|Fox News -- May 5, 2017
AZ Sheriff Opposes Border Wall: 'Medieval Solution to a Modern Problem'
An Arizona sheriff is opposed to President Donald Trump's proposed wall along the U.S.-Mexico border, calling it a "medieval solution to a modern problem."
Pima County Sheriff Mark Napier said in an interview with New York Times podcast “The Daily” that lawmakers would be better off giving a fraction of the estimated billions it would take to build the wall to law enforcement.
“I think it's kind of a medieval solution to a modern problem," Napier said. "I mean, 10,000 years ago we were building walls around things, and here we are in 2017, and this is the best idea we can come up with?”
On "Tucker Carlson Tonight," Napier, whose county includes 125 miles of the border and the city of Tucson, doubled down on his comments.
He said he's completely in favor of securing our porous border, which he called a national security problem, a public safety problem and a human rights problem.
"My fear is that we're continuing this dialogue of 'a wall, a wall, wall,' which to many of us, just doesn't seem credible," Napier said. "And in that discourse, we're losing the more serious discussions about how to better secure our border at a lower cost point, perhaps more effectively."
He suggested a blend of technology, fixed barriers and human resources could work better than a traditional wall.
Glenn Spencer -- May 6, 2017
An idea in waiting
According to the San Diego Union Tribune, next week the U.S. Customs and Border Protection will select those companies who will be allowed to submit ideas for the new border “wall.” "After selection, they must complete more detailed proposals, which will need to include pricing, detailed designs and subcontracting plans. The federal government will decide in June which of those 20 businesses build prototypes in San Diego later that month,” according to the Tribune.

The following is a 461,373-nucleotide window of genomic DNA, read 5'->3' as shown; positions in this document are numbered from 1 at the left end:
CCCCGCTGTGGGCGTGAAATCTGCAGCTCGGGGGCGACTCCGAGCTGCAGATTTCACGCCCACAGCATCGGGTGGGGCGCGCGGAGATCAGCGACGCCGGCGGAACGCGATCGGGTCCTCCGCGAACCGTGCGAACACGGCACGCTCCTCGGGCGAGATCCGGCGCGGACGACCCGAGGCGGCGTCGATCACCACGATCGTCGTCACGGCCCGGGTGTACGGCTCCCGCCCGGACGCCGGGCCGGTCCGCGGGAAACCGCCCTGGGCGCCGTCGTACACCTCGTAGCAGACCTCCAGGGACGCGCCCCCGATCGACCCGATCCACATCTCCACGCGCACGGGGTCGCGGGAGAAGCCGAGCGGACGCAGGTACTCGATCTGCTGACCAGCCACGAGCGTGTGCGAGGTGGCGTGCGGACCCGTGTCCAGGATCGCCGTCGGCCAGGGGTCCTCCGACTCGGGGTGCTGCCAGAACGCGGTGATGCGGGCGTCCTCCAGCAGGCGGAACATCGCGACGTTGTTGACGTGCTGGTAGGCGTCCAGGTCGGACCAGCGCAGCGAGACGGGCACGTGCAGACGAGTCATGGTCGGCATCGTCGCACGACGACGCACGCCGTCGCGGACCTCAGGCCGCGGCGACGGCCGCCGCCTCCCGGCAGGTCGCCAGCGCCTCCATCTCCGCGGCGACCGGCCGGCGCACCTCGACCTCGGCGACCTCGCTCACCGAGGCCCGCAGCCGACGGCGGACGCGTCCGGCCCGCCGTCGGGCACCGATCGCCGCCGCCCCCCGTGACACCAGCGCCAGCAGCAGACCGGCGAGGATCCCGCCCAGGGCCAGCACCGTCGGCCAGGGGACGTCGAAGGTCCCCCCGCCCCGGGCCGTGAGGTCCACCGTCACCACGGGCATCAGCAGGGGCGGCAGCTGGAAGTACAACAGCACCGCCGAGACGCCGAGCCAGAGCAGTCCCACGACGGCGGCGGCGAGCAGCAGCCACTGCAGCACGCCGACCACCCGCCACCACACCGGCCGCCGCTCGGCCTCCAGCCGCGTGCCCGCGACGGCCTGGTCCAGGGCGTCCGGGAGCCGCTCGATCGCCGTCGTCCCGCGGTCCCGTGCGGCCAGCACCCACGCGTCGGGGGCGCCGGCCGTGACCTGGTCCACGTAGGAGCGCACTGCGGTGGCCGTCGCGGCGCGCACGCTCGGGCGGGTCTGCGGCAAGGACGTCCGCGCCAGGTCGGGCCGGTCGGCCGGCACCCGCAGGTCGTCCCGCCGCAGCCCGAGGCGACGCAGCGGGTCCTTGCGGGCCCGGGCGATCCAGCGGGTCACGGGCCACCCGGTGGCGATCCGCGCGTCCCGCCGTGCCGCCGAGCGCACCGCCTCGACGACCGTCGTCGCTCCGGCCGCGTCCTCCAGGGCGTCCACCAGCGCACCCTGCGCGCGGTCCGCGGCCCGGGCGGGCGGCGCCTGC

One company proposed a system called BORDAS.
"By providing reliable detection, it has the potential of being a force multiplier for existing DHS/CBP assets such as the Predator UAV and border camera towers --- thus leading to a higher level of operational control of the border in the near term,” the proposal argues.
| The proposed system is called BORDAS --- Border Detection and Assessment System. It is made up of two major elements --- SEIDARM and IDENTICOPTER.
SEIDARM --- Seismic Detection and Ranging Mechanism
SEIDARM is patented as a “BARRIER DETECTION SYSTEM AND METHOD”.
(U.S. Patent 9,151,855, Spencer, et al., October 6, 2015)
SEIDARM is capable of detecting and locating humans, vehicles and low flying aircraft. It employs technology similar to that used in seismic oil exploration. Much of the hardware is similar, and off-the-shelf. [...}
IDENTICOPTER is a generic term used to describe a small, electric drone that uses SEIDARM data to fly to the location of a threat --- sending video of what its cameras see.
While the proposal does not actually include construction of the prototype of a physical wall, the company hopes that its system can be used to guide the final wall design and implementation.
We should learn next week if CBP thinks this is good idea.
PS --- See how the BORDAS system works